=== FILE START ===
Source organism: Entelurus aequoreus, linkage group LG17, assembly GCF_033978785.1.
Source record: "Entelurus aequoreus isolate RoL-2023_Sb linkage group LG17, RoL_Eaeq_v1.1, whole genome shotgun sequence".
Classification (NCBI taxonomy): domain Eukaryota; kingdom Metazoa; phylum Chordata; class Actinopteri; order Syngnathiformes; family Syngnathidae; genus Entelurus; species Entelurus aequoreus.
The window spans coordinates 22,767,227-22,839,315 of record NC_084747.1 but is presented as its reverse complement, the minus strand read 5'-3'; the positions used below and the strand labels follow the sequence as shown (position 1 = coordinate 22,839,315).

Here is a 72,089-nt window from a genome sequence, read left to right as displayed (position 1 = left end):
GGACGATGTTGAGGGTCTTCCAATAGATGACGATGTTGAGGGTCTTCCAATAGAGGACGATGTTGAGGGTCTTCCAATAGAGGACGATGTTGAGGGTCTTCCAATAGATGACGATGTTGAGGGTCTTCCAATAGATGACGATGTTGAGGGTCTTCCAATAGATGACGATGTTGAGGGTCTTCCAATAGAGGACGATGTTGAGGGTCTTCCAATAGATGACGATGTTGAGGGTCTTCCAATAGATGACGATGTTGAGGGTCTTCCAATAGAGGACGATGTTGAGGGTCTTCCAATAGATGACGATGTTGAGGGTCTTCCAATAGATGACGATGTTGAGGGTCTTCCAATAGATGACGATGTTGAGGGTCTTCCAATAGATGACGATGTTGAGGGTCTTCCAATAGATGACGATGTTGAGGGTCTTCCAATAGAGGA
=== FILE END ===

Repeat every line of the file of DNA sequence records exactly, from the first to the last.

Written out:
Source organism: Entelurus aequoreus, linkage group LG17, assembly GCF_033978785.1.
Source record: "Entelurus aequoreus isolate RoL-2023_Sb linkage group LG17, RoL_Eaeq_v1.1, whole genome shotgun sequence".
Classification (NCBI taxonomy): domain Eukaryota; kingdom Metazoa; phylum Chordata; class Actinopteri; order Syngnathiformes; family Syngnathidae; genus Entelurus; species Entelurus aequoreus.
The window spans coordinates 22,767,227-22,839,315 of record NC_084747.1 but is presented as its reverse complement, the minus strand read 5'-3'; the positions used below and the strand labels follow the sequence as shown (position 1 = coordinate 22,839,315).

Here is a 72,089-nt window from a genome sequence, read left to right as displayed (position 1 = left end):
GGACGATGTTGAGGGTCTTCCAATAGATGACGATGTTGAGGGTCTTCCAATAGAGGACGATGTTGAGGGTCTTCCAATAGAGGACGATGTTGAGGGTCTTCCAATAGATGACGATGTTGAGGGTCTTCCAATAGATGACGATGTTGAGGGTCTTCCAATAGATGACGATGTTGAGGGTCTTCCAATAGAGGACGATGTTGAGGGTCTTCCAATAGATGACGATGTTGAGGGTCTTCCAATAGATGACGATGTTGAGGGTCTTCCAATAGAGGACGATGTTGAGGGTCTTCCAATAGATGACGATGTTGAGGGTCTTCCAATAGATGACGATGTTGAGGGTCTTCCAATAGATGACGATGTTGAGGGTCTTCCAATAGATGACGATGTTGAGGGTCTTCCAATAGATGACGATGTTGAGGGTCTTCCAATAGAGGA